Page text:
All this month, our colleagues at WQXR have been celebrating Mozart. That makes perfect sense for a classical music radio station broadcasting to classical music fans. But fans of rock and hip-hop, jazz and world music -- basically, like 95% of the population -- might be wondering what all the fuss is about.
Well, back in the 1990's, the now-defunct record label Imaginary Road asked me to write liner notes for an album they did of various artists re-interpreting Mozart. The album was called A Different Mozart, and since it was aimed at a general audience, I thought it might be fun to approach Mozart from a slightly different angle. What follows are the notes I wrote for that CD booklet. The album itself is long out of print.
Wolfgang Amadeus Mozart spent several tempestuous years in the service of the Archbishop of Salzburg, a small-minded person who seems to have been the only person in Europe who didn’t understand the talent he had in his retinue. Mozart’s place in the archbishop’s court was well-defined: at the table, he sat above the cooks but below the valets. Fortunately, his place in history is a bit more secure: prodigiously, one might say freakishly gifted, Mozart wrote music that is one of the enduring legacies of Western culture.
All you really need to know about Mozart is in that music. But his life was utterly fascinating. He was born in 1756 and died in 1791; in between, there were enough stories, legends, and eccentricities to fill a book. Or at least an alphabet…
A - Amadeus.
This was not Mozart’s middle name. He was baptized Johann Chrysostom Wolfgang Theophilus Mozart. But Mozart disliked the Greek name Theophilus (Lover of God), so he tried the Italian Amadeo, the Latin Amadeus, even the German Gottlieb. Would you have paid money to see a movie called Gottlieb? Fortunately, Amadeus is the version that stuck.
B - Billiards.
Mozart was an enthusiastic billiards player. Legend has it that he even used the play of the balls to determine the chord progression in some of his pieces.
C - Closet.
One of the earliest tall tales about Mozart goes like this: when Mozart was 11 he had already amassed such a lofty reputation as a composer that the Archbishop of Salzburg, who employed his father at the time, locked Mozart in a large closet (or small room -- the important thing is that it had a small table and chair), with the command that he compose something on the spot. The Archbishop suspected that Mozart was passing off his father’s works as his own, a notion that Wolfgang Amadeus quickly and emphatically disproved.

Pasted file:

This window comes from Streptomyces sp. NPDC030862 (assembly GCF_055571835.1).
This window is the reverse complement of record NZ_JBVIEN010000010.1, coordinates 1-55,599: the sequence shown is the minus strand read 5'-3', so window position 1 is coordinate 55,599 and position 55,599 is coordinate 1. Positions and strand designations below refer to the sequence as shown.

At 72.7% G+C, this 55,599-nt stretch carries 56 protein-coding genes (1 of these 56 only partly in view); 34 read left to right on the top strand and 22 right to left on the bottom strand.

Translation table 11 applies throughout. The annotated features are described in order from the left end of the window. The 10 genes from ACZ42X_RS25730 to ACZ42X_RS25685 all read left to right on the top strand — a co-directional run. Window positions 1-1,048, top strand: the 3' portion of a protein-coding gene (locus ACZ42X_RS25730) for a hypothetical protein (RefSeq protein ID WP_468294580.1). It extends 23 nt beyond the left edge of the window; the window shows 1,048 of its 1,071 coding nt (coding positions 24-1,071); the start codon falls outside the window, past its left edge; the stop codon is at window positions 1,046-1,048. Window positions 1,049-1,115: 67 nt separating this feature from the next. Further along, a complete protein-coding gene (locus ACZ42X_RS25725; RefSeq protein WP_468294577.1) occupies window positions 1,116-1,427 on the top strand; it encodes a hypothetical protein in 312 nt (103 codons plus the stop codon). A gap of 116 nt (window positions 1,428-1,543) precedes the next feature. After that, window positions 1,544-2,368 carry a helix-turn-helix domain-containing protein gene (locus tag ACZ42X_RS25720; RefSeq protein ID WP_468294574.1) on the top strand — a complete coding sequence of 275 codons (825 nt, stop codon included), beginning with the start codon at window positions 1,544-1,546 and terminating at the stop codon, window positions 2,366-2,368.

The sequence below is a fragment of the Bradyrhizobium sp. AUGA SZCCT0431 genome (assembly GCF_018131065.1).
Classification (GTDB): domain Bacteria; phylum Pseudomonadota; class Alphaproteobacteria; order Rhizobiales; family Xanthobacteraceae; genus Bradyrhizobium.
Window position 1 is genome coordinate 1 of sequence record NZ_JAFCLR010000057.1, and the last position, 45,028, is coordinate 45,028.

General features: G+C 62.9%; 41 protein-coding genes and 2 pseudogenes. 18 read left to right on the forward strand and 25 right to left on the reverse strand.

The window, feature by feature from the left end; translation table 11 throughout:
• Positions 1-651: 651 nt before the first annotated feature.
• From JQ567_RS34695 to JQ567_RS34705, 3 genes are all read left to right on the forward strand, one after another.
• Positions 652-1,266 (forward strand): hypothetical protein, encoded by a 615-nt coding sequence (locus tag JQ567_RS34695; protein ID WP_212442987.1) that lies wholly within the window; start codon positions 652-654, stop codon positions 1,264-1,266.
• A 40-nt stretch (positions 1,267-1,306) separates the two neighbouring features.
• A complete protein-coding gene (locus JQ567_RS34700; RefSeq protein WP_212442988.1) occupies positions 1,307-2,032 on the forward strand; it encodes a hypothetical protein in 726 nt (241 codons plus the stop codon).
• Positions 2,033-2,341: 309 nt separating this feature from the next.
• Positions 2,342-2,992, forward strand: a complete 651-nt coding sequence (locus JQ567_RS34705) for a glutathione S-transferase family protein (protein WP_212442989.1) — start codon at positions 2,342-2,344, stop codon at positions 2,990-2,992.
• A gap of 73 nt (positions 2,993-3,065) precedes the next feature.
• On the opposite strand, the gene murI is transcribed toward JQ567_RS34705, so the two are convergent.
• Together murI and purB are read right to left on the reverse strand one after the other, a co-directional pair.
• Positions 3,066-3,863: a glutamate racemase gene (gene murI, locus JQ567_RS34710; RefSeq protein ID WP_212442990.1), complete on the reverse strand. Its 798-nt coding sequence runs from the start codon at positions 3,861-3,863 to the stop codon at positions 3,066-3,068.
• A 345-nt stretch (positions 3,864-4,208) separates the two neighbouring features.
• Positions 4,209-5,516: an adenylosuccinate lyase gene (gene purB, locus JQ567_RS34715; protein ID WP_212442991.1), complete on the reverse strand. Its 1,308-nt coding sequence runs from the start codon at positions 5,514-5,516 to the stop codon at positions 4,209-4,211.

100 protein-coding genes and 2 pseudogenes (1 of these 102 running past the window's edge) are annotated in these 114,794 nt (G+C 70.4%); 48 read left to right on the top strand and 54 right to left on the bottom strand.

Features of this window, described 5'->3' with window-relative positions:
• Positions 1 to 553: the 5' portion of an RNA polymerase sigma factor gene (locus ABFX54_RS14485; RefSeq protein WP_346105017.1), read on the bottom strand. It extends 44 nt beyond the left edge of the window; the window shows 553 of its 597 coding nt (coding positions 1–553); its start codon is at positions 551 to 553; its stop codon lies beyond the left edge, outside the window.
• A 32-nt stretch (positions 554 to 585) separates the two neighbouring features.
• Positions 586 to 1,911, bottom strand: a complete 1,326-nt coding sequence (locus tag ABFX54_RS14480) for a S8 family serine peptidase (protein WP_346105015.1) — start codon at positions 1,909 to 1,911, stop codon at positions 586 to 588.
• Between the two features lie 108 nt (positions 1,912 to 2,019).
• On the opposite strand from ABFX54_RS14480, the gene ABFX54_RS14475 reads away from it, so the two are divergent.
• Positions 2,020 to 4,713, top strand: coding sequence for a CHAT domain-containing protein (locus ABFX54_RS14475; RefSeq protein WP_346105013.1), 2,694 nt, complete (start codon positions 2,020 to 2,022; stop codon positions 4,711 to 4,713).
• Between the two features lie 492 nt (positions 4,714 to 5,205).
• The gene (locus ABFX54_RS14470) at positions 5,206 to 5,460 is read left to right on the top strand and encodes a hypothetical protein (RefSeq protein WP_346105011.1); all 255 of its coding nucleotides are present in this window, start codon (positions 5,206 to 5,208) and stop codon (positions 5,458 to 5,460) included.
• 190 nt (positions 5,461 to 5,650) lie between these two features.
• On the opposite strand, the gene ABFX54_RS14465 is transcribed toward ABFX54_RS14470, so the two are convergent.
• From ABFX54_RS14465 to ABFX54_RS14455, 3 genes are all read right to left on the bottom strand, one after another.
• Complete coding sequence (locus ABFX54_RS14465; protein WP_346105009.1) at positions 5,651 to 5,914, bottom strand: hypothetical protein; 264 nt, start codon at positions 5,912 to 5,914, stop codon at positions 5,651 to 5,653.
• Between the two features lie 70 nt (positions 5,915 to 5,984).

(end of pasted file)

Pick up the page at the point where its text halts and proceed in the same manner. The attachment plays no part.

D - Don Giovanni.
Don Giovanni is generally acknowledged to be one of the greatest operas of all. With his librettist, Lorenzo Da Ponte, who would later move to New York, Mozart created a masterful blend of wicked humor and high drama. The opera was enormously successful, and has spawned two centuries of literature, including a play within a play by George Bernard Shaw and a polysyllabic exegesis by Soren Kierkegaard.
E - Empress.
Empress Maria Theresa was the ruler of the Austro-Hungarian Empire. Another Mozart legend tells of the five-year-old Wolfgang performing at her court as part of a tour of European capitals with his father -- and when he was done, climbing onto her lap and kissing her. The story continues with the Empress bestowing a beautiful suit upon him. But, when later Mozart applied for a coveted position with the Archduke of Milan, the Archduke’s mother – none other than the Empress herself – advised him not to take on a young man of so little social stature. Especially one who made his living by traveling from town to town with his father like beggars. How did Mozart feel about her? Read on…
F - Freemason.
Mozart was supposedly Catholic, but he became a freemason in 1784. Apparently Mozart found no conflict between his religion and the intellectual humanism of Freemasonry. But some authorities think that Mozart’s opera The Magic Flute is an allegory about the oppression of the masons by Empress Maria Theresa. While that might be a stretch, Mozart did write music for the rituals and meetings of various Masonic lodges, in addition to pieces for specific brother masons.
G - Glass Harmonica.
This instrument is sometimes credited to Benjamin Franklin, although the American diplomat and polymath didn’t actually invent the glass harmonica. He did, though, produce a standardized version that was reasonably well suited to performance. Mozart wrote his Adagio for Armonica, as it was known, for Franklin’s instrument. This was not his only foray into the world of unusual instruments: there are three works for mechanical organ as well.
H - Haydn.
Franz Josef Haydn was the towering figure in classical music in the generation immediately preceding Mozart. The two maintained a cordial relationship, beginning with Haydn’s famous statement to Leopold Mozart that “before God, and as an honest man, I tell you that your son is the greatest composer known to me in person or by name.” Mozart drew heavily on Haydn’s innovations in the development of the string quartet and the symphony -- a debt he acknowledged in his celebrated Six String Quartets of 1785, published with a profuse and flowery dedication to Haydn.
I - Italy.
A boot-shaped, pasta-based country in southern Europe; the home to opera and a country whose music was notably more florid than its northern counterparts. Mozart traveled frequently to Italy, was fluent in Italian, and is considered the first composer to successfully synthesize elements of the German and Italian styles – especially in his operas, where he moved freely between the two languages.
J - Jupiter.
The nickname given to Mozart’s last symphony, officially the Symphony #41 in C Major, K. 551. Mozart often used the key of C for music of a grand, celebratory nature. That’s how we tend to view it today, but in Mozart’s time, the critics who heard it thought he’d finally gone mad.
K - Köchel.
The K. 551 in the preceding paragraph means that the “Jupiter Symphony” is piece number 551 in the catalog of Mozart compositions put together in the 19th century by Ludwig von Köchel. Köchel’s catalog attempted to bring some order to Mozart’s chaotic output: all of Mozart’s works are listed in chronological order, from K.1 (a short piano piece) to K. 626, the Requiem. Why use a catalog? Mozart wrote numerous works with similar titles; there are several Divertimenti in the key of D, for example. The Köchel numbers help differentiate one from the other.
L - Leopold.
Mozart’s father - famed violinist, theorist, and stage mother. Leopold Mozart (1719-1787) recognized his son’s extraordinary musical genius almost immediately and put aside his own career to further young Wolfgang’s. Ambitious and uncertain what kind of genius he had spawned, Leopold dragged his son throughout the courts and musical capitols of Europe, and provided virtually all the schooling Wolfgang had.
M - 'The Mozart Effect.'